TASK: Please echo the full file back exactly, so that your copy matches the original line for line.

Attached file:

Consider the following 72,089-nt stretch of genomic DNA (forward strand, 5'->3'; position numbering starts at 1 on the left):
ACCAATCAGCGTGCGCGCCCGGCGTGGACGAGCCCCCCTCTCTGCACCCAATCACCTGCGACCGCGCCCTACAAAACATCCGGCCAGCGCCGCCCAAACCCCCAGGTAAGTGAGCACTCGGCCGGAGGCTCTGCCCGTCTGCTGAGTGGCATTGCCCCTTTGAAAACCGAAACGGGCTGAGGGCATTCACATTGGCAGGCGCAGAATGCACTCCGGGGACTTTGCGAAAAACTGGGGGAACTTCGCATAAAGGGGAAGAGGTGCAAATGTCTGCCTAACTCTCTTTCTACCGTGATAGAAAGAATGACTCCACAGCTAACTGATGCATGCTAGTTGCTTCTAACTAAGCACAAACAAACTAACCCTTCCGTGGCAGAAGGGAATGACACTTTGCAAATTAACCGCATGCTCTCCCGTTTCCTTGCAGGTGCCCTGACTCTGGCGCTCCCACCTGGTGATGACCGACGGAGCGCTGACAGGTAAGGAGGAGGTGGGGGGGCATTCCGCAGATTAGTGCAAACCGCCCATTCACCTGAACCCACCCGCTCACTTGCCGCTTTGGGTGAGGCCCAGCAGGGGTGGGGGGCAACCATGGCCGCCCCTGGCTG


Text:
Consider the following 72,089-nt stretch of genomic DNA (forward strand, 5'->3'; position numbering starts at 1 on the left):
ACCAATCAGCGTGCGCGCCCGGCGTGGACGAGCCCCCCTCTCTGCACCCAATCACCTGCGACCGCGCCCTACAAAACATCCGGCCAGCGCCGCCCAAACCCCCAGGTAAGTGAGCACTCGGCCGGAGGCTCTGCCCGTCTGCTGAGTGGCATTGCCCCTTTGAAAACCGAAACGGGCTGAGGGCATTCACATTGGCAGGCGCAGAATGCACTCCGGGGACTTTGCGAAAAACTGGGGGAACTTCGCATAAAGGGGAAGAGGTGCAAATGTCTGCCTAACTCTCTTTCTACCGTGATAGAAAGAATGACTCCACAGCTAACTGATGCATGCTAGTTGCTTCTAACTAAGCACAAACAAACTAACCCTTCCGTGGCAGAAGGGAATGACACTTTGCAAATTAACCGCATGCTCTCCCGTTTCCTTGCAGGTGCCCTGACTCTGGCGCTCCCACCTGGTGATGACCGACGGAGCGCTGACAGGTAAGGAGGAGGTGGGGGGGCATTCCGCAGATTAGTGCAAACCGCCCATTCACCTGAACCCACCCGCTCACTTGCCGCTTTGGGTGAGGCCCAGCAGGGGTGGGGGGCAACCATGGCCGCCCCTGGCTG